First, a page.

Water Sustainability In The Developing World Term Paper

Length: 3 pages Sources: 3 Subject: Business - Management Type: Term Paper Paper: #12437467 Related Topics: Water, Water Pollution, Sustainability, Caribbean
Excerpt from Term Paper :

Water Delivery

Water sustainability has been of increasing concern in academia as a political as well as an environmental problem. My dissertation will specifically focus on water sustainability in the Caribbean and how to improve methods of delivery. Water is a finite, not an infinite resource, and must be treated as such. Additional research is needed to see how best to improve current quality and availability in the region. One useful method of doing so is reviewing how governments have tried and in some cases failed in the past to improve water sustainability in other areas of the developing world.

Technology provides many potential benefits for improving water quality, according to Jha (et al. 2007). In the article "Groundwater management and development by integrated remote sensing and geographic information systems: prospects and constraints" the authors examine how the pollution and exploitation of groundwater is causing a critical problem for the environment in India. Remote sensing (RS) and geographic information systems (GIS) can work to circumvent some of these issues, although the technology is still in its nascent stages. The uses for RS and GIS include the assessment of current resources and damages;...


Groundwater is a critical natural resource because of its relatively low level of vulnerability even when the rest of the region faced with drought so maintaining it is vital to future survival.

Unfortunately, several logistical barriers exist to the use of RS and GIS technology in nations where there is the deepest and most critical need for it, such as India. A literature review reveals that current studies proving the utility of technology in improving groundwater in the region is limited and not scientifically rigorous. While the developed world is currently monitoring its groundwater using cutting-edge technology, developing world governments often impose security restrictions that prevent the free dissemination of information and there is a lack of funding for facilities. The authors conclude with recommendations for improvement, including offering more affordable technology and facilitating greater data-sharing about groundwater and training about how to use the technology. Improvements in infrastructure are also critical (Jha 2007: 461).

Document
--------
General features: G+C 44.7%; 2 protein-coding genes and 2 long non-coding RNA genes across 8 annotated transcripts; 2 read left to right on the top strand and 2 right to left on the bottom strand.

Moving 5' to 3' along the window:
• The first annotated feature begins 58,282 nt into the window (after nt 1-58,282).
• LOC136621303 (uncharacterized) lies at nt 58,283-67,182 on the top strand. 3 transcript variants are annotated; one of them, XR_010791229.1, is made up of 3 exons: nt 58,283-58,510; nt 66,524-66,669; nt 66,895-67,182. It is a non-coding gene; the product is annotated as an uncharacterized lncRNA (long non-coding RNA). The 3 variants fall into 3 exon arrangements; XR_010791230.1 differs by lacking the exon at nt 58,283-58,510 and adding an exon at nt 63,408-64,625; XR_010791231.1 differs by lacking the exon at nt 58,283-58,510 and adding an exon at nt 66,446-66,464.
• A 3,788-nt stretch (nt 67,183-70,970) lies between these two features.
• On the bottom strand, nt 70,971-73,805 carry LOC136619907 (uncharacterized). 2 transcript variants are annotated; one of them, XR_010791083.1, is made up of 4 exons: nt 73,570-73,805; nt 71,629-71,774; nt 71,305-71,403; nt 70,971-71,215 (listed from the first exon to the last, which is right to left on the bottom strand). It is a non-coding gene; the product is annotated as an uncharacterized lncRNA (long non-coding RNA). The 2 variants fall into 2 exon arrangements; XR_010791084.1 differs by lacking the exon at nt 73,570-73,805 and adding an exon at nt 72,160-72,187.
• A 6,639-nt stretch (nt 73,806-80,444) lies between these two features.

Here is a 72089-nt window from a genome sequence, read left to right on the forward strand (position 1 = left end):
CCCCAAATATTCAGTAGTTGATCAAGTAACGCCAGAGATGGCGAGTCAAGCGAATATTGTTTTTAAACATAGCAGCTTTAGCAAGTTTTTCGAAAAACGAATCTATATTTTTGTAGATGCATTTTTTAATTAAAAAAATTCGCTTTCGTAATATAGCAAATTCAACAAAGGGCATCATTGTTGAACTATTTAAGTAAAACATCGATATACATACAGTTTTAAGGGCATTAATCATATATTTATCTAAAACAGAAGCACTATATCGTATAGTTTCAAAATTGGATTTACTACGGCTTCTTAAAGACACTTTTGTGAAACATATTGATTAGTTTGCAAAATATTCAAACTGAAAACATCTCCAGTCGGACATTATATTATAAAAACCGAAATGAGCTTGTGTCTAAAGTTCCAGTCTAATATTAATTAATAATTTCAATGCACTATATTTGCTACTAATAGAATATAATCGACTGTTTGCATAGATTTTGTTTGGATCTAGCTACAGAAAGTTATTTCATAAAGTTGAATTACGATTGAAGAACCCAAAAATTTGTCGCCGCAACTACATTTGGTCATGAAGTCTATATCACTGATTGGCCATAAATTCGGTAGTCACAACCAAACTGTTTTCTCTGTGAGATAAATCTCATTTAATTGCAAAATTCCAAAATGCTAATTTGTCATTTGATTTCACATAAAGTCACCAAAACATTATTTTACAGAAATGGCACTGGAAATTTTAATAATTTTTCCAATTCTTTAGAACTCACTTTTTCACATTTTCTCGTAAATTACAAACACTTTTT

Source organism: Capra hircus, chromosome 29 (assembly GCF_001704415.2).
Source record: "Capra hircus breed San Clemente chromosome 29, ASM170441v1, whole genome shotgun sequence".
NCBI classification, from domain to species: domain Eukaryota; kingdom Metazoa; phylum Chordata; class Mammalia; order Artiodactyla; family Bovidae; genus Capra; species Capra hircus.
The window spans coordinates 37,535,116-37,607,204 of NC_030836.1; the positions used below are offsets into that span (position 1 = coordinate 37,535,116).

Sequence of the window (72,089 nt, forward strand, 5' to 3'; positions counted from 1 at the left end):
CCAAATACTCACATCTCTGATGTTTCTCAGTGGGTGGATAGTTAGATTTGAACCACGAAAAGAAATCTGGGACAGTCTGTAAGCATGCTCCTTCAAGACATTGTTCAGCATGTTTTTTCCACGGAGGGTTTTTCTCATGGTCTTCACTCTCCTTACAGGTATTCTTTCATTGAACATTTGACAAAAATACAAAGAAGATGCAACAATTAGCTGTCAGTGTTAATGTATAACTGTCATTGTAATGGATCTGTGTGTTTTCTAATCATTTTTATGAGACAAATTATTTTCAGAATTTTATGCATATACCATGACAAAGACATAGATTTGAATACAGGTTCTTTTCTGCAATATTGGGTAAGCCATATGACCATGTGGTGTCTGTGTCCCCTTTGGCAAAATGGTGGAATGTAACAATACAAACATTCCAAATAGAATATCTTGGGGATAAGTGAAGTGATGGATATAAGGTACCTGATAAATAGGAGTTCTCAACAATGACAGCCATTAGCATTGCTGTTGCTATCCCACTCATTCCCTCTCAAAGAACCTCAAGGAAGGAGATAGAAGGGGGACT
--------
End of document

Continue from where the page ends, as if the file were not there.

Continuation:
The Jha (et al. 2007) article highlights how simply having high-quality technology is not enough. It must be used in an effective fashion. Moreover, government intransigence can result in a failure of proper training and delivery as can financial constraints. According to Jonker (2007), in his article "Integrated water resources management: The theory -- praxis -- nexus, a South African perspective," in the nation of South…

Sources Used in Documents:


Biswas, A. 2004. Integrated Water Resources Management: A reassessment.

Water International, 29:2, 248-256. DOI: 10.1080/02508060408691775

Jha, M. et al. 2007. Groundwater management and development by integrated remote sensing and geographic information systems: prospects and constraints. Water Resource Management 21:427 -- 467. DOI 10.1007/s11269-006-9024-4.

Jonker, L. 2007.Integrated water resources management: The theory -- praxis -- nexus, a South African perspective. Physics and Chemistry of the Earth, 32, 1257 -- 1263.

Cite this Document:

"Water Sustainability In The Developing World" (2014, August 25) Retrieved June 30, 2022, from

"Water Sustainability In The Developing World" 25 August 2014. Web.30 June. 2022. <

"Water Sustainability In The Developing World", 25 August 2014, Accessed.30 June. 2022,

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